Director(s): Rodrigo Cortes

Writer(s): Chris Sparling

Cast: Ryan Reynolds

Reviewed by: Christine Lambert on

Release Date(s)

Oct 8, 2010 - Wide

The new film Buried taps into a few phobias — claustrophobia, the fear of being buried alive and the fear of dying. If you have any or all of these fears, you may want to take anti-anxiety medication before seeing this film. But even the toughest person will find watching Buried an angst-ridden look into one man’s desperation to stay alive.

Ryan Reynolds plays Paul Conroy, a truck driver on a contract job in Iraq. When his convoy gets ambushed, he is taken hostage and buried alive in a wooden box with a few tools he uses to help him try to get out; among them a cellphone, a pencil and a lighter.

Throughout the film, we witness Reynolds experiencing a myriad of emotions like anger, desperation, and sadness. At every turn his feelings are palpable to the viewers. Interestingly, the movie is not just about one man trying to escape a wooden box buried in the ground, but the running question of worth also plays a huge part in this story. Reynolds is faced with that question throughout his time and he also questions the people who have his life in their hands.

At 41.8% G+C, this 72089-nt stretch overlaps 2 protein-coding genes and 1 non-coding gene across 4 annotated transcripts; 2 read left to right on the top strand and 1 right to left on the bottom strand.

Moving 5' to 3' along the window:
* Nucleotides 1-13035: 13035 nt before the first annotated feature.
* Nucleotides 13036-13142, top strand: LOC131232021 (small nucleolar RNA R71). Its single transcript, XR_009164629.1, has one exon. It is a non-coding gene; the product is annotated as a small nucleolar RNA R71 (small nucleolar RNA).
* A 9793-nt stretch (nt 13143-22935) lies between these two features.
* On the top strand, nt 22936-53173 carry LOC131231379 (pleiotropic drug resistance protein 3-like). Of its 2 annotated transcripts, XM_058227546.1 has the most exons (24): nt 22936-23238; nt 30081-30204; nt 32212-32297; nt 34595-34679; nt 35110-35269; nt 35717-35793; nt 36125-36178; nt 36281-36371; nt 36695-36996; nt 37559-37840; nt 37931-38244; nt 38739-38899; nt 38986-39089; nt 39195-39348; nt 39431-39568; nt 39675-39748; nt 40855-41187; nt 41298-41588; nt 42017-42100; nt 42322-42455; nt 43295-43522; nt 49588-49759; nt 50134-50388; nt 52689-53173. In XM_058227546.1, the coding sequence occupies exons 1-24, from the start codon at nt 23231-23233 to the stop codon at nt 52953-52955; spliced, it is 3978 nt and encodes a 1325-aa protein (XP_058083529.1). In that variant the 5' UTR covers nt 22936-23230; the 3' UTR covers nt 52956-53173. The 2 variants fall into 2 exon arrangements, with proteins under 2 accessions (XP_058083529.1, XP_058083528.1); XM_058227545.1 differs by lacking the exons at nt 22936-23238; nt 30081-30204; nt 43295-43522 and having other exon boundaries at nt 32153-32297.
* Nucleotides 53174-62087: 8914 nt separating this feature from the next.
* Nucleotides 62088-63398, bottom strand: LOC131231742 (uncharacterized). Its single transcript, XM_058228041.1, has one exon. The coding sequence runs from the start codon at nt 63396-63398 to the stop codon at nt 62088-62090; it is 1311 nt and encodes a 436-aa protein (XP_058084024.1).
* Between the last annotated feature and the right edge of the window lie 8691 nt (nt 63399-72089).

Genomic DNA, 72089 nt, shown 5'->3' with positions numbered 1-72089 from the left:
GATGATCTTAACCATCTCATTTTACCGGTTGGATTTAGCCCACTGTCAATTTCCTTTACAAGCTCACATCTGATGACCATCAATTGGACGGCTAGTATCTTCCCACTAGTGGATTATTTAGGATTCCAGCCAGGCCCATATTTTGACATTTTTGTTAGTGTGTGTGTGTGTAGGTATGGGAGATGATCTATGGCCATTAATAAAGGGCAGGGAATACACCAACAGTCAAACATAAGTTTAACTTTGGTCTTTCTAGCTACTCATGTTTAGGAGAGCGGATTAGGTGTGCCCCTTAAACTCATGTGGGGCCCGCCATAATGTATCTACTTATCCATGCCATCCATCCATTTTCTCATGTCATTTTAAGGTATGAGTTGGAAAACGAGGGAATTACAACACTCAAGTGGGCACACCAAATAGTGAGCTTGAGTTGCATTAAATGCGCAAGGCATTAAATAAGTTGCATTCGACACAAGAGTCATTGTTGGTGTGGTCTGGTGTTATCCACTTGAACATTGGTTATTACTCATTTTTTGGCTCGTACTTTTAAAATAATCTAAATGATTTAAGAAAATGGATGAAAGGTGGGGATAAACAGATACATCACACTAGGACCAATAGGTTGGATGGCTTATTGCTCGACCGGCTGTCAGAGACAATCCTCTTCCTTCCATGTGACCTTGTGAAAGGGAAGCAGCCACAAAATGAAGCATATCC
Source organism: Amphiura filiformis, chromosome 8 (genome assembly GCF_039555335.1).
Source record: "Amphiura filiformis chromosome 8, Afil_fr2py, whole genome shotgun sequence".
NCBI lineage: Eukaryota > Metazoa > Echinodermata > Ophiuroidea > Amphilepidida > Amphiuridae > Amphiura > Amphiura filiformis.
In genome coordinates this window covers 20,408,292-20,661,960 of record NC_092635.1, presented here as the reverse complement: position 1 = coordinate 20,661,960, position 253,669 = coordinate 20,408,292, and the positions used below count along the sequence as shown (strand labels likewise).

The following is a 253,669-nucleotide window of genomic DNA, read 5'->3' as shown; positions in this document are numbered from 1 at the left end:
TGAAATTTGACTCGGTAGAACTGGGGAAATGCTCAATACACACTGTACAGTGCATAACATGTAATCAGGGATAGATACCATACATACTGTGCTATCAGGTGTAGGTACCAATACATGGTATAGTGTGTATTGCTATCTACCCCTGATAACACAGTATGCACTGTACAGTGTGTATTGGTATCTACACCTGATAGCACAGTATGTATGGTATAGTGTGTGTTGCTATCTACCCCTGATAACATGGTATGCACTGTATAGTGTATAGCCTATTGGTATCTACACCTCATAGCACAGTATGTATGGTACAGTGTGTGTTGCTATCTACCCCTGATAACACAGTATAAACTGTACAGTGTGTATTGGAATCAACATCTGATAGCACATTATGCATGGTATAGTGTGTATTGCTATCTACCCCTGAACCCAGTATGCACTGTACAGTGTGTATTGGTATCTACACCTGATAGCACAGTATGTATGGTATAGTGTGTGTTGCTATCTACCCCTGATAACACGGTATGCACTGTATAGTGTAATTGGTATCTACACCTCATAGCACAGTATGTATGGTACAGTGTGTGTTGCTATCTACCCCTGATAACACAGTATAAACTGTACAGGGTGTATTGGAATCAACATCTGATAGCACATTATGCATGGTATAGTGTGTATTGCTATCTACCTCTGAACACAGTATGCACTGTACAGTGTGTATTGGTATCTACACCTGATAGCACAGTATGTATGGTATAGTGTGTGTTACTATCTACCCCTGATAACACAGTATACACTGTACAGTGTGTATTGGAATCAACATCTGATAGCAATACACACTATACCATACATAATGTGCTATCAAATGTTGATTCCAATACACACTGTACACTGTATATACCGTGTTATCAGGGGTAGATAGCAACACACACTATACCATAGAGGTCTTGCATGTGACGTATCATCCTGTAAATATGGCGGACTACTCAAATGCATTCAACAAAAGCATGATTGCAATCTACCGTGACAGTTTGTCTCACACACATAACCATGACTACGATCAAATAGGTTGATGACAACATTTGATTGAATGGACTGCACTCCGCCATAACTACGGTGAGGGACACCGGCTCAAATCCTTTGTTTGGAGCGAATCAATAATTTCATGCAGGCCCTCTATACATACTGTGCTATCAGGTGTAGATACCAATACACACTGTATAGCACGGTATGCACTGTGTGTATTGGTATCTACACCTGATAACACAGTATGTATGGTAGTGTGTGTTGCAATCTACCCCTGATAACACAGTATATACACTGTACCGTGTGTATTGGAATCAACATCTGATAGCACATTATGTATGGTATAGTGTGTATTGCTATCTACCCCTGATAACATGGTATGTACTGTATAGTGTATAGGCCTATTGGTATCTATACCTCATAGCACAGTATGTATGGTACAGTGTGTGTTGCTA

More than likely, the average viewer will expect to see flashbacks explaining the story and history of the main character or to see the people who are on the other side of the phone with Reynolds. Those people will be surprised to find out that the whole movie is focused on Reynolds inside the box and any conversation we hear is as Reynolds hears it. Much credit has to go to the director, Rodrigo Cortés, whose vision is clear, stark, and engrossing. The fact that every scene takes place inside the box, but is still an interesting, if not suspenseful and heartbreaking view shows the talents of Cortés not only as a director, but as an editor as well since he also took on that role. Kudos go out to Chris Sparling, whose script, as mentioned earlier, makes the viewer question their self-worth as well as the everyday things we may take for granted. This film is not just about how a guy can escape a wooden box, but how he takes a deeper journey into self-discovery.

Without a doubt, this film could not be as successful in its execution without the talents of Ryan Reynolds. Reynolds takes on the enormous task of having a feature-length film riding on him and him alone. Throughout the film we feel his frustration, pain, anger, woe and desperation. Through his conversations we are informed of why he is there without hitting the viewer over the head with explanations. It is through these conversations that Reynolds shows once again the range of his talents.

Buried is many things: an interesting film? Check. An engrossing film? Check. A film that will linger with you long after you have left the theatre and will make you question humanity and your own self-worth? One great big check.